Life of an Indie Author

J. S. Bailey is an Indie author that I’ve had the pleasure of conversing with from time to time. She writes speculative fiction from a Christian perspective. I wouldn’t call speculative fiction one of my favorite genres, but I have enjoyed her writing. She wrote a blog post talking about the life of an Indie Author. I love her spirit. I hope you check her out on Amazon.

By this point in time, I have published four novels (one currently out of print) and sixteen short stories. It has been a wonderful journey, and I wouldn’t change it for anything.
But here’s the reality of being an indie author:
In 2016, I drove 4,927.2 miles to and from events promoting my books.
I had $4,560.41 in sales from my books.
I spent $5,317.47 on inventory purchases, editing, formatting, advertising, Square fees, shipping, and other book-related expenses.
Read the rest of her blog post here



Rage’s Echo – Review

Rage’s Echo by J.S. Bailey Publisher: Tate Publishing Copy provided by Author

Ok, now that all the disclaimers are out of the way, here’s the review!

Jessica Roman-Dell is a paranormal investigator (read ghost hunter) with a problem. Nope, it’s not that she spent all of her money on her ghost hunting equipment and has nothing in reserve. Nope, it’s not that she’s lost her job and had to move in with her ex-coworker and a long time friend. It seems that Jessica has found a ghost, and, like the proverbial puppy dog, it followed her home. Jerry Madison, the ghost, has found a way to communicate with an adult human being and seems to have found that he likes having a friend – a little too much. Jerry begins to show signs of jealousy and possessiveness when it comes to Jessica and soon her house-mates Sidney and Wayne begin to see Jerry or feel the effects of his presence in bad ways.

As time goes on, we learn that Jerry is not just a human-infatuated ghost whose fascination with Jessica would be cute, had it not bordered on stalking. Jessica is torn between caring for Jerry and not really caring for any kind of relationship with him as a long covered up desire to be with Wayne begins to come to the surface. We soon learn that Jerry has a deep dark secret. He isn’t ready to “pass” to the after-life because he believes his destination would be hell because of that secret. As a result, the relationship with Jessica becomes more dangerous and lives are at stake as he slowly takes control of the relationship. As the story continues we discover that Jerry is not the only one with secrets as Wayne, the friend who owns the home has his secrets as do Jessica’s hated parents. Does Jerry get a chance to deal with his own personal demons? Can Jessica ever break free of Jerry? Will Jessica and Wayne ever get together? Will Jessica and her parents reconcile?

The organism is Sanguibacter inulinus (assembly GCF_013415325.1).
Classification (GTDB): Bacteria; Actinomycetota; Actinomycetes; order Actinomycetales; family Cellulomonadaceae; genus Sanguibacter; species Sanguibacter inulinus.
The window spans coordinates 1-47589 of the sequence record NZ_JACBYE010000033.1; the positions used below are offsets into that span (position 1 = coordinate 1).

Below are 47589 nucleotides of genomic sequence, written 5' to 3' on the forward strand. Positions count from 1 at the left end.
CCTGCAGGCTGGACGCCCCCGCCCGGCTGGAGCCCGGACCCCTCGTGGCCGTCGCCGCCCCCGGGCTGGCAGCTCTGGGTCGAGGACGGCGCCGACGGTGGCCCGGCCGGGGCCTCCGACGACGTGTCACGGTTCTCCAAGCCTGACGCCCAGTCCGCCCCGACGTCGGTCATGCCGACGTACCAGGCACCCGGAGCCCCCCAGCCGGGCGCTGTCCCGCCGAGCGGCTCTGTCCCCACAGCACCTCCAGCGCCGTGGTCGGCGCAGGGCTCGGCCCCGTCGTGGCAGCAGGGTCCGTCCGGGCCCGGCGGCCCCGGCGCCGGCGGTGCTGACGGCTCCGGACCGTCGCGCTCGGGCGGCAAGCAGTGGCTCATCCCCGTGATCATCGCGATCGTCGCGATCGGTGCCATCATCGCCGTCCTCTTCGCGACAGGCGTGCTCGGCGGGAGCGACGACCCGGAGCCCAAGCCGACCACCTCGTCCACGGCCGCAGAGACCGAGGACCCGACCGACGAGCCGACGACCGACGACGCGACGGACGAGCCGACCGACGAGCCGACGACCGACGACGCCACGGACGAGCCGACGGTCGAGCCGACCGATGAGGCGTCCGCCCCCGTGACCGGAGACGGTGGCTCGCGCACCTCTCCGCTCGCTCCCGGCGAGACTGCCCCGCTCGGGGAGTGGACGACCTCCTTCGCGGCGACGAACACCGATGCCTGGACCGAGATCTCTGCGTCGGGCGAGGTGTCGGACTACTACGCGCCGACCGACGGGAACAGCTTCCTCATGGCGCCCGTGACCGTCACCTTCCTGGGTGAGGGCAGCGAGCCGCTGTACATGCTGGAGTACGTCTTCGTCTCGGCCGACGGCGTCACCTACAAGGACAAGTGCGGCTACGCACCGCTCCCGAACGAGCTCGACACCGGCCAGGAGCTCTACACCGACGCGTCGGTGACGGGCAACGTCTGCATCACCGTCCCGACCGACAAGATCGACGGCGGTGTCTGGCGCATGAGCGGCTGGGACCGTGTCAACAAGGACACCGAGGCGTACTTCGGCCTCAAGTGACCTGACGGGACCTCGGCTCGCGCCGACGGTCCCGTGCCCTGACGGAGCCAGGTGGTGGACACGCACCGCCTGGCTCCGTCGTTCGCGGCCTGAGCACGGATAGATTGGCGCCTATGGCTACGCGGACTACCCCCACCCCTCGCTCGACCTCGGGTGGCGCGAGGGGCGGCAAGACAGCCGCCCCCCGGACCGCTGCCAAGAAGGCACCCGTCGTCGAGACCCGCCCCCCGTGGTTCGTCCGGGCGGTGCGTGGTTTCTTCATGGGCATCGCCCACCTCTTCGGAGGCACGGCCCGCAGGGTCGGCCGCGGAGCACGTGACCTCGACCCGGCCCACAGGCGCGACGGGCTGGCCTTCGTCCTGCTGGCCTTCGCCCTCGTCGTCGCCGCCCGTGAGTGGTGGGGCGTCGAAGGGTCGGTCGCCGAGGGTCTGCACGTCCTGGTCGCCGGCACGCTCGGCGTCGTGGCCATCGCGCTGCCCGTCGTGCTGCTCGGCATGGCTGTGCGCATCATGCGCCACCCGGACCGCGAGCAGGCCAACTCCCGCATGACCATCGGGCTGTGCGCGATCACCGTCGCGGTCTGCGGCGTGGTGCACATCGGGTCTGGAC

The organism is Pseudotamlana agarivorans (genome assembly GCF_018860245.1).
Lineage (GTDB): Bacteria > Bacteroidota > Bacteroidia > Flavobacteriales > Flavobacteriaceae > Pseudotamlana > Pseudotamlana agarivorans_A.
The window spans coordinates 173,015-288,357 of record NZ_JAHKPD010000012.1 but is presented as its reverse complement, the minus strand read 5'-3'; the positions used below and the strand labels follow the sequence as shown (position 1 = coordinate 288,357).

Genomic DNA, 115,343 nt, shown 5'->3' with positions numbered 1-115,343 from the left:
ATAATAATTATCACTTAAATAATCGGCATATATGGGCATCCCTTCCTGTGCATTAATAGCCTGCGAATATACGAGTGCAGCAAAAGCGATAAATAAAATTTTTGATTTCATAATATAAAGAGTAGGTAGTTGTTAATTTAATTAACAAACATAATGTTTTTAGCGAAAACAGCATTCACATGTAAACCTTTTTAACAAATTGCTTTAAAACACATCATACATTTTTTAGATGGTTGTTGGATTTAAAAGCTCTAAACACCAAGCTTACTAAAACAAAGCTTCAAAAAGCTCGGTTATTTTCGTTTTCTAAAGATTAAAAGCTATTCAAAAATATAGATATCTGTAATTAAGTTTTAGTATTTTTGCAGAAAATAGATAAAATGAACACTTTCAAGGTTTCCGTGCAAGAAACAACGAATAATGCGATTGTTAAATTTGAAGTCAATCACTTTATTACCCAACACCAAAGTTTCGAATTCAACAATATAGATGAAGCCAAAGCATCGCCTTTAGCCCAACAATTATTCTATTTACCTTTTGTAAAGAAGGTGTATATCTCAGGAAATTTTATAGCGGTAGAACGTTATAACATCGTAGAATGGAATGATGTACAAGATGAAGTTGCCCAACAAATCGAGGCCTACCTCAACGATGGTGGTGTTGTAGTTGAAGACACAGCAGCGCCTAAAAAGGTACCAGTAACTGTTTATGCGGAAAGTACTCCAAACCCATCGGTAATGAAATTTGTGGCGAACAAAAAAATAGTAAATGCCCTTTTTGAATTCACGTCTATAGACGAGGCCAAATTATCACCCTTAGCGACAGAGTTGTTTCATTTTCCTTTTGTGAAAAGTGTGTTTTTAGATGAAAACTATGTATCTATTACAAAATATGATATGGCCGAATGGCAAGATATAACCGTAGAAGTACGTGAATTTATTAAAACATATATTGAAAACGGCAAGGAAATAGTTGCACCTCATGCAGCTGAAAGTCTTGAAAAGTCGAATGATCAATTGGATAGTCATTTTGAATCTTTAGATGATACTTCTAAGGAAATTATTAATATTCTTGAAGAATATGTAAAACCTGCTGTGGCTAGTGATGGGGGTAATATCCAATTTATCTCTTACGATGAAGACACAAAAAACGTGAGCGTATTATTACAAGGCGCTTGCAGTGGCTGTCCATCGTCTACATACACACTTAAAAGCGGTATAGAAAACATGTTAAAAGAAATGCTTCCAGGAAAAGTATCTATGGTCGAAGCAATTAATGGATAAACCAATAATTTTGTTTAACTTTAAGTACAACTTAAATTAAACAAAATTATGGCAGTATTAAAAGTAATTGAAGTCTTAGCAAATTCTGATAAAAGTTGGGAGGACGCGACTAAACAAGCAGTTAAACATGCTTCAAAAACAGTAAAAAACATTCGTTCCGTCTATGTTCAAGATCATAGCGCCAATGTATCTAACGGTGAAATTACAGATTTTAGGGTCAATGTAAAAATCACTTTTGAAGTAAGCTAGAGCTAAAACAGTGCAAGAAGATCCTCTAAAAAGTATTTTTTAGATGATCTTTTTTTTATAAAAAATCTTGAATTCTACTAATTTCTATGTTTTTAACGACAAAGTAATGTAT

In small town, America everyone knows each other and knows each other’s business. It’s important to understand that when you get to the end of the book. As the book wraps up the relationships that bring all of the characters together are vital as they help you understand the plot. Slowly deep dark secrets are revealed as we come to the climax of the story; but will those secrets destroy or help the relationships?

I have to admit that when I heard that Rage’s Echo was a ghost story, I was very leery of reading the book. The only reason I agreed to read and review was that I had developed a friendship with the author, J. S. Bailey and she sent me a free autographed review copy. That being said I found this book intriguing, exciting and gripping. I had to put it down early enough so I didn’t read it too close to bed time because it is, after all, a ghost story. But more than a ghost story, it’s a story about relationships; how they go wrong and how they grow. How do our sins affect the way we deal with each other? How does our background affect the people we befriend? If we can’t accept ourselves, how can we expect others to love us as we are? Bailey touches on all of these issues in this book and soon the story becomes ours, if we think deeply enough, as we confront the ghosts of our own past.

I make a point of not posting reviews of books that I can’t recommend.  I can recommend Rage’s Echo highly. Buy it! It’s labeled as “Christian Speculative Fiction.” What does that mean? If you are into ghost stories, you will enjoy this book. If you aren’t into ghost stories, though, there is a lot to like about this book, especially from a Christian perspective. It is not meant to be a theological reference work. It does talk a lot about being truthful with those we love. It does talk about building relationships and how important it is to develop strong relationships with friends and family. Most of all, it does all these things wrapped around a great story and a believable premise.

Rage’s Echo is available now from the author (look her up on Facebook) and from the publisher (Tate Publishing). Here’s the secret: officially the sales start on Amazon on October 1, so you can get a pre-release copy by contacting the author or the publisher. If you want to wait until the official release date you can pre-order it from Amazon. The Kindle Edition is available to pre-order now at the paperback version should be available soon and it will be released just in time for Halloween.